You think you know Shakespeare's familial tragedy Hamlet, but then you see director Thomas Ostermeier's uncompromisingly insurgent take on the play and everything is smashed, splattered, spat out and destroyed, including all preconceptions of this work. The arching vision of this Schaubuhne Berlin production is both astonishingly original and violently alive. It is also surprisingly funny.
Instead of developing key themes of guilt, conscience or power struggle, the focus of this production is almost exclusively on the madness of Hamlet, and this is a very mad Hamlet, a rapping, spitting, calamitous, murdering Hamlet. Yes, I did say rapping.
There is no curtain to rise, the cast are on stage as we arrive, six actors for 11 parts, only Hamlet himself not doubling up. There is a long white modern table resembling something from a last supper tableau behind a moveable beaded curtain, which acts as a screen for projections.
Hamlet begins his "to be or not to be" speech filming himself and you know that deep cracks in his stability have well and truly formed.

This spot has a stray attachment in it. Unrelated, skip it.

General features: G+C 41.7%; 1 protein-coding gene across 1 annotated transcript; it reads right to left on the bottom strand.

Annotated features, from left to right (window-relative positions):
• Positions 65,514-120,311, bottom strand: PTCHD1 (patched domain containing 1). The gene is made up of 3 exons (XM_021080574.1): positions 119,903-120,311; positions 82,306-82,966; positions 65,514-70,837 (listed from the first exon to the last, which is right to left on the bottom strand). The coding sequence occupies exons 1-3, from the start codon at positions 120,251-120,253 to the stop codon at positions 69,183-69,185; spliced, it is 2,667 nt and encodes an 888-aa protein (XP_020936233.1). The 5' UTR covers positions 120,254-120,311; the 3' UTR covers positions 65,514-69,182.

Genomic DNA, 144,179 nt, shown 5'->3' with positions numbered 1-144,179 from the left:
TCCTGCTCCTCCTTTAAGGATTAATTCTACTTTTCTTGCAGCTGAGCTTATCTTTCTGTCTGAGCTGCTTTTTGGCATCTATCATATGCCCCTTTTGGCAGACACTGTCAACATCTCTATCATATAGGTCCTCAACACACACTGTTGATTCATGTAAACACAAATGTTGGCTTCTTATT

We begin with the burial of Hamlet's father, the lone gravedigger like a hapless clown slipping on the mountains of mud at the front of the stage in the lashing rain as he falls into the grave before the coffin. Hamlet is a wailing wall of grief, skulking around the sidelines, unable to watch his mother Gertrude being consoled by his father's brother, Claudius. This is no stroppy teenage boy Hamlet, this is balding fat man Hamlet. The stage is set for a messy and exhilarating version of Hamlet.
Everything about this production centres around an outstanding performance by Lars Eidinger as Hamlet. Eidinger is confident enough in his skill to slip out of character and improvise, knowing that at all times he has us in the palm of his hand.
Sometimes you do wonder if the rewriting has gone too far, if it is radical for the sake of being radical. But then Hamlet sits in almost darkness and says "the rest is silence" and we all collapse, destroyed.
This is a truly extraordinary production, it stretches Hamlet as if it was an elastic band in danger of snapping, but Ostermeier knows exactly how far he can stretch it without breaking it.